If you've experienced acne outbreaks (and who hasn't?!) you know that not all blemishes are created equal. There's your run-of-the-mill pimples - whiteheads (also called "closed comedones" because they are closed off from outside air) and blackheads (called "open comedones" because air can reach the blockage in the pore, causing it to oxidize and appear dark) - that, while annoying, are generally pretty short-lived. When acne becomes more serious and increasingly inflamed, pimples become more stubborn yet are generally responsive to topical treatments. Papules and pustules are raised bumps that either have a fluid-filled head (papules) or no visible head at all (papules). While pustules are the type of pimples that some would describe as "poppable," papules should never be popped and typically get worse if you try.
What does "worse" look like? These pimples can progress to become nodules (no visible head) or cysts (fluid-filled and may have a visible head). Despite the severity of these types of blemishes, nodules and cysts are oftentimes invisible to the eye, which is why they're commonly referred to as "blind pimples." When pimples of this type reoccur frequently, physicians diagnose it as nodulocystic or cystic acne, more severe forms of the condition.
Causes of Blind Pimples
Blind pimples start like any other form of acne. That is, four primary factors combine to wreack havoc on your skin:
- Hyperkeratinization: Cells within the hair follicle slough off more aggressively than is typical and get trapped in the pores where they bunch together and cause blockages.
- Excess sebum production: the sebaceous glands of some individuals are hyperactive, producing more sebum than is necessary or normal. That extra oil gets backed up by the blockage in the follicle.
- Cutibacterium acnes (C. acnes): This is a type of bacterium found in the skin of most healthy adults. C. acnes feeds off sebum and cellular debris and therefore colonizes in hospitable conditions where skin is plagued by blockages in the hair follicles.
- Inflammation: As C. acnes multiples, the skin becomes inflamed as it fights infection. However, research has shown that inflammation is actually "a factor at every stage of acne lesion development," leading to acne being considered an inflammatory disease.
So why do these factors create "normal" pimples in some individuals and blind pimples below the surface in others? It all depends on the location of the blockage, as well as the severity of the infection and related inflammation. When the blockage is far below the skin, things can look hunky dory way up above on the surface. While this may be good for your appearance, it makes treatment more complicated.
Treatment of Blind Pimples
The first rule of being rid of a blind pimple focuses on what not to do: don't pick at it or try to pop it. Try to pop a blind pimple and you'll only worsen the inflammation and infection, making a pimple that is already long-lasting, even more so.
When most of us breakout, the first thing we do is reach for a topical treatment. While acne treatments are today more advanced and effective than ever, relying on proven ingredients like salicylic acid, glycolic acid, benzoyl peroxide, tea tree oil, and others, to quickly clear breakouts, the challenge with blind pimples is that they are not accessible from the surface of the skin. For this reason, it is wise to visit a board-certified dermatologist who can prescribe oral antibiotics or retinoids to help get nodulocystic or cystic acne under control. They may also inject a steroid into the lesion that can reduce healing time from weeks to days.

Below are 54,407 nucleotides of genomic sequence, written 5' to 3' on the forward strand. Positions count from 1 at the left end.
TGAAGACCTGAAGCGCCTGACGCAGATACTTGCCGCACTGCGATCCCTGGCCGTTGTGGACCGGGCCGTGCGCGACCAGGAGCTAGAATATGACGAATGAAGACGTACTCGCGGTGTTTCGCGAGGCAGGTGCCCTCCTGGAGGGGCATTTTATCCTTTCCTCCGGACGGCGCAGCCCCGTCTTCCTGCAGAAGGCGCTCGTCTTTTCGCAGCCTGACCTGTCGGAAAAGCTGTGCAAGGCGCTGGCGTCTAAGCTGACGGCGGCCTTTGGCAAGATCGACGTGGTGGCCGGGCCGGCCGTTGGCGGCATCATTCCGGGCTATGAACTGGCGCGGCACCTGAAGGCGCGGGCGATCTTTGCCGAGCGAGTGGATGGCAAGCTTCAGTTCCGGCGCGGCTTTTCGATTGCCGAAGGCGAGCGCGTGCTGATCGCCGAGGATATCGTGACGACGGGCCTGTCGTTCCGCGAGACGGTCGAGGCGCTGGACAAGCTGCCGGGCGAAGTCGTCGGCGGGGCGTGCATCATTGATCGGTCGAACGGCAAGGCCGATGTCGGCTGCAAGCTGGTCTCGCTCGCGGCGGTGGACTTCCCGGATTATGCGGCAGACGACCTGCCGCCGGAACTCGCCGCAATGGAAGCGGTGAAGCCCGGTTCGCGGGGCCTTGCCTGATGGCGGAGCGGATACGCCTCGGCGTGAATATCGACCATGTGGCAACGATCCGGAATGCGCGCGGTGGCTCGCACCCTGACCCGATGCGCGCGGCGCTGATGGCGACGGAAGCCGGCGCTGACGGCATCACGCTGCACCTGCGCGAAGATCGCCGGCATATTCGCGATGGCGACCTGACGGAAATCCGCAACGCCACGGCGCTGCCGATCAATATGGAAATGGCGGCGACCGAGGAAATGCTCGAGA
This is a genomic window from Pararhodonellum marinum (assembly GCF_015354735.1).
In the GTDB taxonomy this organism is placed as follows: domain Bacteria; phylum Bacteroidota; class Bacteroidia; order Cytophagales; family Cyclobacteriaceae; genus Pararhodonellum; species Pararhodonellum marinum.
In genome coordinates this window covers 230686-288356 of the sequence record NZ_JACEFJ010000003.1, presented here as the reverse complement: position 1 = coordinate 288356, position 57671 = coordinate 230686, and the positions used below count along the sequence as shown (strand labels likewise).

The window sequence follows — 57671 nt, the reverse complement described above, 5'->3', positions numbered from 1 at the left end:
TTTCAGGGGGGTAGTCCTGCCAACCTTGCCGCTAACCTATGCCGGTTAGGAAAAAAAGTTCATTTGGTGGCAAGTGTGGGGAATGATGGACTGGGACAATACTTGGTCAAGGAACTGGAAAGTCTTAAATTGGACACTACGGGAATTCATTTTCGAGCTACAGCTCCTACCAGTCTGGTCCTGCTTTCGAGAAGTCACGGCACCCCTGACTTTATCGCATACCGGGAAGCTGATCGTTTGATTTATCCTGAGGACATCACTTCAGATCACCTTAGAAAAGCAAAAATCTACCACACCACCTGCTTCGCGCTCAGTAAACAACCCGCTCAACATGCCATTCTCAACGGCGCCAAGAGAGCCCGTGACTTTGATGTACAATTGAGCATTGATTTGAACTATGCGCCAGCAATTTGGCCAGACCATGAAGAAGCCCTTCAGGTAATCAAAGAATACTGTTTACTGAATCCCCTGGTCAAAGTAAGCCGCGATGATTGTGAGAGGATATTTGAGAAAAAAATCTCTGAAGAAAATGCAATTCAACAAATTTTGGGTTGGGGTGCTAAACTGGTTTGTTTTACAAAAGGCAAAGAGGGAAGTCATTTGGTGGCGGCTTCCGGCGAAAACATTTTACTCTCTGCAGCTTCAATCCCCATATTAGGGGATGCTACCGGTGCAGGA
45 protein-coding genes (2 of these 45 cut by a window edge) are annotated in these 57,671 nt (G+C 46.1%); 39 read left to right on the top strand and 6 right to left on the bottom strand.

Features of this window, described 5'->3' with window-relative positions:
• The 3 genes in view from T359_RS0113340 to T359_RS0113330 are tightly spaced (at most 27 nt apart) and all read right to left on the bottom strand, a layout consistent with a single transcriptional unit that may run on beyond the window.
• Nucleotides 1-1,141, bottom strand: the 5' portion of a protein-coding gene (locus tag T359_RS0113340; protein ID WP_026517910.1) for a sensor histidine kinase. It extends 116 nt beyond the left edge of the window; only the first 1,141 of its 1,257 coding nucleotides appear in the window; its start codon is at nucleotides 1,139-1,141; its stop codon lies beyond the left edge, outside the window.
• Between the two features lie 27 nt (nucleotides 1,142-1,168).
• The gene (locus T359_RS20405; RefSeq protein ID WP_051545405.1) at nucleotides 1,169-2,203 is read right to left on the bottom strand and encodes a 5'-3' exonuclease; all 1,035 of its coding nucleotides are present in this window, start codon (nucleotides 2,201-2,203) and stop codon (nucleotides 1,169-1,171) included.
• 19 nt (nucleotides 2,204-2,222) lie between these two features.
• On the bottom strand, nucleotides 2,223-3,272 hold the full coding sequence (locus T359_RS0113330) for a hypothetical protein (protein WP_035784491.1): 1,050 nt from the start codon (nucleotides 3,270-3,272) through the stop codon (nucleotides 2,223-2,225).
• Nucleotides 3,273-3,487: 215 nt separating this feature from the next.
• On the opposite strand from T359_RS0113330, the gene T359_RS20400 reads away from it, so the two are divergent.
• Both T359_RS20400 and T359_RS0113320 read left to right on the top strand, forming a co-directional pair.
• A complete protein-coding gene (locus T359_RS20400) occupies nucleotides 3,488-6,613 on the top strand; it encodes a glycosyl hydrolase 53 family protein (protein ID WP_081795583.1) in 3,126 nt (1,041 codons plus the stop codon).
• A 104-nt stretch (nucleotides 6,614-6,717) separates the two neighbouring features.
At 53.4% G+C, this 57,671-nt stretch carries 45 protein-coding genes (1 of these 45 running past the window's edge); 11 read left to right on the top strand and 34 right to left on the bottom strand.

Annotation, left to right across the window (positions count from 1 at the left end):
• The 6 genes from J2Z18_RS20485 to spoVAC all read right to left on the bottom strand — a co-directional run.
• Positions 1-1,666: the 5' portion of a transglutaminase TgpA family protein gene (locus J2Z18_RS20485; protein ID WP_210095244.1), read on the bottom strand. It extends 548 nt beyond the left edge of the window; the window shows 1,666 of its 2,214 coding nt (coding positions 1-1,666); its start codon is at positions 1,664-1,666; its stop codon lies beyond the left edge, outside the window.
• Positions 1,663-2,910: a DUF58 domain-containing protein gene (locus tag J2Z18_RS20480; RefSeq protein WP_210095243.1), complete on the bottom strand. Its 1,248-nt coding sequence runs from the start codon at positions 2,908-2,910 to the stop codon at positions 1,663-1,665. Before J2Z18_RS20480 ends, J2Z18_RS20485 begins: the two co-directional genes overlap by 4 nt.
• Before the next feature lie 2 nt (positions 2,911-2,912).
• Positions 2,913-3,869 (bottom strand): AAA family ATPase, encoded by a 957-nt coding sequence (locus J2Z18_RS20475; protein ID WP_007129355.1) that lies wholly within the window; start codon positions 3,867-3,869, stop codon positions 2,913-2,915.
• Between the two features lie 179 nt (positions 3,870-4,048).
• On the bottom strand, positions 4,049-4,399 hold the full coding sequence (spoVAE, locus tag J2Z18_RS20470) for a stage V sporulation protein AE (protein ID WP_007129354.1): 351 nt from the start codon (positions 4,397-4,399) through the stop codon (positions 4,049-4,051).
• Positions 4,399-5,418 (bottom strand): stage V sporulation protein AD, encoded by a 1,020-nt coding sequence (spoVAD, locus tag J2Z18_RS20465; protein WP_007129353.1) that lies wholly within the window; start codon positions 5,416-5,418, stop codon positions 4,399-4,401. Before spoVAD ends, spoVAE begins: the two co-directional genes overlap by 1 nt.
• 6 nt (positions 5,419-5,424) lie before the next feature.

While you're limited in what you can do at home to get rid of a blind pimple, it's worthwhile to try warm compresses. Several times a day, moisten a washcloth with hot water, wring it out and apply the warm compress to the blind pimple for 10-15 minutes. Over time, this can draw the infection to the skin's surface where it can be popped. However, proceed with caution. Most of the time we advise not popping pimples due to the risk of scarring and worsening of the acne lesion. However, if you're going to do it, it's important to know how to safely pop a pimple.
Preventing Blind Pimples
Because hormonal fluctuations can encourage the factors that directly cause acne, it may not be possible to entirely prevent blind pimples from forming without prescription medications. However, there are modifications you can make to your skin care routine and diet to minimize the potential for serious breakouts:
- Use ingredients proven effective against acne: As mentioned earlier, ingredients like salicylic acid and benzoyl peroxide are clinically proven to minimize breakouts and accelerate the healing of existing pimples. If you frequently deal with breakouts, the use of a proven acne line that addresses all four of the main causes of acne is essential. (We happen to know one!)
- Exfoliate regularly: The regular use of a chemical exfoliant helps to prevent dead skin cells from building up on the skin's surface and clogging pores. Learn how to properly exfoliate.
- Evaluate your diet: The foods your eat don't directly cause breakouts but they can encourage the factors mentioned earlier. In particular, dairy and foods high on the glycemic index, like baked goods, soda and even white bread, can cause inflammation and initiate the production of sebum. Learn more about the diet and acne connection.
If, after making these changes, you find that your skin isn't improving, it's again time to visit your dermatologist. In the meantime, learn 10 potential reasons why your acne isn't going away.